Schools focus on better taste, higher nutrition in cafeterias

BILOXI, MS (WLOX) - When you think of cafeteria food, what comes to mind? These days, school lunches have taken on a healthier twist. Hundreds of child nutrition managers are meeting in Biloxi this weekend to learn how to cut the calories while boosting the flavor in foods. They're learning how to play a vital role in helping children lead more healthier lifestyles.

These days, cafeteria crews must make sure every child's tray has enough fruits and vegetables. They must also deal with more challenges than ever before.

"Every month, we're working with menus and redoing menus and trying to make it as palatable for the kids as possible. Plus, with all the food allergies, with gluten problems that we're seeing more and more," said Debbie Chatagnier, Gulfport Schools Child Nutrition Director.

Controlling food allergies and improving the nutritional value and taste of cafeteria food are all part of the "Mississippi School Nutrition Association Conference" in Biloxi. About 650 child nutrition managers, employees, and vendors from across the state are learning how to tweak their recipes to meet new USDA guidelines.

"We're teaching our employees how to be professional chefs. We're showing them they can produce a healthy product by draining the fat out of the ground meat, or by doing small things to make the meal with less saturated fat, or no saturated fat and less salt," said MSNA President Julie Hamilton.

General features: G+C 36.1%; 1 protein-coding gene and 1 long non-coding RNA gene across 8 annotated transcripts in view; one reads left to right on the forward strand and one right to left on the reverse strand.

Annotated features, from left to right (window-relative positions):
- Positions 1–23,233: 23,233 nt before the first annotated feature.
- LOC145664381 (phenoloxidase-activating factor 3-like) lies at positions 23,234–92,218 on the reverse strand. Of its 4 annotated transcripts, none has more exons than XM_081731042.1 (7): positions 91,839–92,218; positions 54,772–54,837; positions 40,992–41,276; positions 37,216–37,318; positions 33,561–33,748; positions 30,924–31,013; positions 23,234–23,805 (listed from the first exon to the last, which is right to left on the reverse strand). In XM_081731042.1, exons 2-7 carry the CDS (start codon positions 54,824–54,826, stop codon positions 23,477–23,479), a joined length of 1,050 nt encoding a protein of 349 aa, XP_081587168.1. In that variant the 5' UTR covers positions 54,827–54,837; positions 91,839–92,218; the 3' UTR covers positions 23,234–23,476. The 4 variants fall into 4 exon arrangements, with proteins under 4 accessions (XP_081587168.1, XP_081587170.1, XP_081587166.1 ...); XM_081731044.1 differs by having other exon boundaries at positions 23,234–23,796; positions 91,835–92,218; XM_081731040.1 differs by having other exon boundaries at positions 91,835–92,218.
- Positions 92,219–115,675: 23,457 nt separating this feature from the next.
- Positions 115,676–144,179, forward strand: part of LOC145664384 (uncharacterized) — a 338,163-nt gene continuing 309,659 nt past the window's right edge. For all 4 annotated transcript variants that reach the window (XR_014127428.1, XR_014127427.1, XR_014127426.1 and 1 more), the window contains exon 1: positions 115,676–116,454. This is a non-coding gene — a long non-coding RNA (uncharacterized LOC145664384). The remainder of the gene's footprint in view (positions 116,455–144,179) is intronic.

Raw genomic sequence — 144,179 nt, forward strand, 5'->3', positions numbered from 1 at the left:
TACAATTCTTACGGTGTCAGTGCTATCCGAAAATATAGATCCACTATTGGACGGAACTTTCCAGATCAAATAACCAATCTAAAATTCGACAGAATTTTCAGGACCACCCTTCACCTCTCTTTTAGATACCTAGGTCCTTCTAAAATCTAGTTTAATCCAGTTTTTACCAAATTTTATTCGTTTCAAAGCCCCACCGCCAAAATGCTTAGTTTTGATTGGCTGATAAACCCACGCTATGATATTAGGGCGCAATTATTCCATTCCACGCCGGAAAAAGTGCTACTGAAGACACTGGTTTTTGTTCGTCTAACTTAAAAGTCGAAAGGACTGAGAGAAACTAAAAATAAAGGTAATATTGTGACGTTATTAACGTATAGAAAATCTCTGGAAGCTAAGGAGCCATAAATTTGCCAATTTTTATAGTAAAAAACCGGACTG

"Our students want the best and this is a way we can train our employees to be able to provide that. We have a lot of mandates from USDA and here, they can learn options of how to prepare food healthier and student friendly," she added.

The goal is to help reduce the childhood obesity rate in Mississippi.

"It's starting to come down a little bit, which we're really excited about," said Chatagnier. "I think a lot of that has to do with what child nutrition is doing and also with the activity that we're requiring our students to do these days."

The managers will also learn creative ways to get more children to eat breakfast, how to use technology to run a more efficient cafeteria, and how to use the latest kitchen equipment.  On the fun side, they can take advantage of food competitions, college scholarship opportunities, and a fashion show.

"We are giving them the tools that they need to be able to be professional. We're teaching them their perception makes a big difference. They need to dress professionally to get the respect. They need to show respect to the students and faculty to be able to earn that, to show them how to make the best food possible," said Hamilton.

The theme of the conference is "School Meals: A Wonderland of Fruits and Vegetables". The event ends on Sunday.

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